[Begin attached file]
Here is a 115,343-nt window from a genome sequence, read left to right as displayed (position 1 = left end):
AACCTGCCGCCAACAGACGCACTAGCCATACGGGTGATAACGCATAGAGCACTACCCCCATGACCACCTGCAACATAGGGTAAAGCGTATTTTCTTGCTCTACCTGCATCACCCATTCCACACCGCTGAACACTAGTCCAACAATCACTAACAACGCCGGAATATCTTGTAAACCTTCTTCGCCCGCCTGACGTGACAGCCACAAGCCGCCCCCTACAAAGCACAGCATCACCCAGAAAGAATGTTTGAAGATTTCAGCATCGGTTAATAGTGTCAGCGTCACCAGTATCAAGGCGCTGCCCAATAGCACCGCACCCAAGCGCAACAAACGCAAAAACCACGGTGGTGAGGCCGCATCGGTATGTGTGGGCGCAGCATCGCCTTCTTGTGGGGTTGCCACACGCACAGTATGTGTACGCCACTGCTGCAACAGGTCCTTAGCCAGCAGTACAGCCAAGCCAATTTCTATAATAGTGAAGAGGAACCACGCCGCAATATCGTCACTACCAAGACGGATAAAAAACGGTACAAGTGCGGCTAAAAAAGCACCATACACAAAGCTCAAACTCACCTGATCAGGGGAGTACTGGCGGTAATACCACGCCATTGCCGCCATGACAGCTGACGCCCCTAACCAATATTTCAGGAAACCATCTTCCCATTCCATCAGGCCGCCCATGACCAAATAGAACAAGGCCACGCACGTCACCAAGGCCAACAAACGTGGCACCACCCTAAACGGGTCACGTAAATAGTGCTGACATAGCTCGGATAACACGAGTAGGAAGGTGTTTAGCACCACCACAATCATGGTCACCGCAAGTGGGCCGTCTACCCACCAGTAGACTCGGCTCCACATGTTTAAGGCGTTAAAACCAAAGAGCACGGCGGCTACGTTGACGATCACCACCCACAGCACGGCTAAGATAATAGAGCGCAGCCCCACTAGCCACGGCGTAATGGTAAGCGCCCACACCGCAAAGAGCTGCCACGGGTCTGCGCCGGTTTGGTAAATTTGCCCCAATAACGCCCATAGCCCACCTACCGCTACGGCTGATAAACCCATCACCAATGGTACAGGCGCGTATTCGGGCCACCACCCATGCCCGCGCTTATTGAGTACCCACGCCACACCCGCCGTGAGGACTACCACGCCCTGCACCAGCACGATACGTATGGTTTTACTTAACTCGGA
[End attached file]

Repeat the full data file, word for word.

Here is a 115,343-nt window from a genome sequence, read left to right as displayed (position 1 = left end):
AACCTGCCGCCAACAGACGCACTAGCCATACGGGTGATAACGCATAGAGCACTACCCCCATGACCACCTGCAACATAGGGTAAAGCGTATTTTCTTGCTCTACCTGCATCACCCATTCCACACCGCTGAACACTAGTCCAACAATCACTAACAACGCCGGAATATCTTGTAAACCTTCTTCGCCCGCCTGACGTGACAGCCACAAGCCGCCCCCTACAAAGCACAGCATCACCCAGAAAGAATGTTTGAAGATTTCAGCATCGGTTAATAGTGTCAGCGTCACCAGTATCAAGGCGCTGCCCAATAGCACCGCACCCAAGCGCAACAAACGCAAAAACCACGGTGGTGAGGCCGCATCGGTATGTGTGGGCGCAGCATCGCCTTCTTGTGGGGTTGCCACACGCACAGTATGTGTACGCCACTGCTGCAACAGGTCCTTAGCCAGCAGTACAGCCAAGCCAATTTCTATAATAGTGAAGAGGAACCACGCCGCAATATCGTCACTACCAAGACGGATAAAAAACGGTACAAGTGCGGCTAAAAAAGCACCATACACAAAGCTCAAACTCACCTGATCAGGGGAGTACTGGCGGTAATACCACGCCATTGCCGCCATGACAGCTGACGCCCCTAACCAATATTTCAGGAAACCATCTTCCCATTCCATCAGGCCGCCCATGACCAAATAGAACAAGGCCACGCACGTCACCAAGGCCAACAAACGTGGCACCACCCTAAACGGGTCACGTAAATAGTGCTGACATAGCTCGGATAACACGAGTAGGAAGGTGTTTAGCACCACCACAATCATGGTCACCGCAAGTGGGCCGTCTACCCACCAGTAGACTCGGCTCCACATGTTTAAGGCGTTAAAACCAAAGAGCACGGCGGCTACGTTGACGATCACCACCCACAGCACGGCTAAGATAATAGAGCGCAGCCCCACTAGCCACGGCGTAATGGTAAGCGCCCACACCGCAAAGAGCTGCCACGGGTCTGCGCCGGTTTGGTAAATTTGCCCCAATAACGCCCATAGCCCACCTACCGCTACGGCTGATAAACCCATCACCAATGGTACAGGCGCGTATTCGGGCCACCACCCATGCCCGCGCTTATTGAGTACCCACGCCACACCCGCCGTGAGGACTACCACGCCCTGCACCAGCACGATACGTATGGTTTTACTTAACTCGGA